Thursday, May 03, 2012

Book review: Slant of Light, by Steve Wiegenstein

So much about Steve Wiegenstein's excellent debut novel calls to mind its mid-19th century setting: the deftly incorporated historical backdrop, the sensibilities of its characters, the rich authentic language, and even the book design, in which fonts, color, and images work together to enhance the overall package.

The multifaceted plot centers on three individuals participating in a creative social experiment in the years before the Civil War.  James Turner is a charismatic thinker and lecturer from the Illinois prairie who gained fame in writing Travels to Daybreak, a Utopian South-Seas adventure about communal living and the philosophy of democratic ideals.

Turner gets the chance to live out his literary creation when an admirer offers him some of his property fertile bottomlands in remote southern Missouri to establish his own Daybreak-style community.  He can't resist accepting in gratitude, although he has concerns.  "I never meant for people to take my ideas so seriously," he thinks to himself.  His new bride, Charlotte, a young woman of intelligent common sense, rushes to join him there immediately.  Accompanying her is Adam Cabot, a contemplative abolitionist who needs a place to lie low; his beliefs had almost got him lynched back in Kansas.

While Turner has no trouble attracting followers, problems soon arise, and Slant of Light takes readers step by step through the process as idealism meets up with hard reality.  Daybreak's diverse residents aren't used to the backbreaking toil involved in planting crops and building homes, and they struggle over leadership issues (why should their Temple of Community get glass windows when their own cabins make do with oiled paper?).  With Turner's attentions preoccupied, Charlotte finds a kindred spirit in Adam, whose personality meshes closely with hers.  The original landowner's moonshiner son isn't excited about losing half his inheritance to a group of outsiders, either.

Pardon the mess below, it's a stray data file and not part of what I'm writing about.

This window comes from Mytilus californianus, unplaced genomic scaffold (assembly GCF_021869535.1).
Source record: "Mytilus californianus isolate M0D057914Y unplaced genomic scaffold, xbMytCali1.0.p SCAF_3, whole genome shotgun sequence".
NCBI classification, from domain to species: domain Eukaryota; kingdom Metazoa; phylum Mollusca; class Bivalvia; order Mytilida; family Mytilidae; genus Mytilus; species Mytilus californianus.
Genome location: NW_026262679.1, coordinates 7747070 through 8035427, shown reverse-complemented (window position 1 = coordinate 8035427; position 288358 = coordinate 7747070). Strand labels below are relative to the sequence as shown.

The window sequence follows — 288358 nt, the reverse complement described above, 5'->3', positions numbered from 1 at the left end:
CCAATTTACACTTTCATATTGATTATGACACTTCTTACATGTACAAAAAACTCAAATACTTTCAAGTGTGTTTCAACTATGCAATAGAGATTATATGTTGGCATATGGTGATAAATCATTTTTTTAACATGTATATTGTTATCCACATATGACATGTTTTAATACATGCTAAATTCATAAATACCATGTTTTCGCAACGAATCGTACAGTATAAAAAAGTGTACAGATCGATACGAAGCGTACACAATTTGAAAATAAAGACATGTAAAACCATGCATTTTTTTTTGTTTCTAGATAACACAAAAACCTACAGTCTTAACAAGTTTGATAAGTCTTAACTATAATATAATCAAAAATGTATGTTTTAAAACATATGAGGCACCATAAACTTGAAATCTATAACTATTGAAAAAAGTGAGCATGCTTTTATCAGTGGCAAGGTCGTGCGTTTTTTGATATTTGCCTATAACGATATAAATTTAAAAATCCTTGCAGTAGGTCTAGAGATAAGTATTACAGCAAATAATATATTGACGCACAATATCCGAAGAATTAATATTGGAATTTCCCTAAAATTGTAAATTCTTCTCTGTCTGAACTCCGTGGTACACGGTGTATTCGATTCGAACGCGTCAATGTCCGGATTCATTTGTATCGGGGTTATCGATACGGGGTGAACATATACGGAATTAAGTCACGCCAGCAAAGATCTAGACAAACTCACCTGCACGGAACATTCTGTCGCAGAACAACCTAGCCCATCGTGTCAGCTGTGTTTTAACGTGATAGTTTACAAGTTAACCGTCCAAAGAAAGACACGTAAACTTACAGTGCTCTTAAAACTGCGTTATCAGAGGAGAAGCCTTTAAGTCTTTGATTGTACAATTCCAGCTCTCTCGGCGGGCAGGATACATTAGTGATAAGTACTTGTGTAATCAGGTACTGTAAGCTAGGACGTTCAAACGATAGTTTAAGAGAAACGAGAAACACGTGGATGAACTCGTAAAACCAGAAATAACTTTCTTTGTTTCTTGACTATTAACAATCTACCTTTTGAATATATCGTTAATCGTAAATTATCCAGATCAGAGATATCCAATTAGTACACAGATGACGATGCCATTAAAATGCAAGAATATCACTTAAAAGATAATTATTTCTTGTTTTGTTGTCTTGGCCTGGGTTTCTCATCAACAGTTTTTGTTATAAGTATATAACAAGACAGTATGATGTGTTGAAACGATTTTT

The breathtaking glory of nature they find at Daybreak is beautifully described and has a lovely calming effect.  Still, even here on the edge of civilized America, the wider world predictably comes calling, which adds to the tension level. Plunking a peaceful haven down in a politically volatile slave state in 1857 may not have been the shrewdest move. Bushwhackers threaten violence if the colonists even hint at abolitionist tendencies. With civil war on the near horizon, people begin making individual decisions that threaten their neutrality and their togetherness.

Wiegenstein has a nice touch with dialogue, evoking the Turners' educated speech and the twangy drawl of the Ozark hillmen with equal skill.  A thoroughly American story with more than regional appeal, Slant of Light is intellectually involving from the outset, and its flawed characters have a way of latching onto readers' emotions. Fans of quality historicals should enjoy seeing how the forces of history and human nature play out in this small corner of the nation.


Slant of Light was published by St. Louis-based Blank Slate Press in April at $14.95 (trade pb, 303pp).  It's a local bestseller, and a real find - this is one of those small press gems that deserves wider attention.  If a sequel's ever published, I'll be there. Find it on Goodreads.


  1. Well, i HAVE to read it now. What a beautiful book.. I can see on the outside, and sounds it on the inside. I can already feel myself getting lost in it. In a good way. :)

  2. I've been on a roll with good novels lately and hope it continues. This one was a very pleasant surprise - new author, new company, so I went into it without any preconceived notions. It won me over quickly.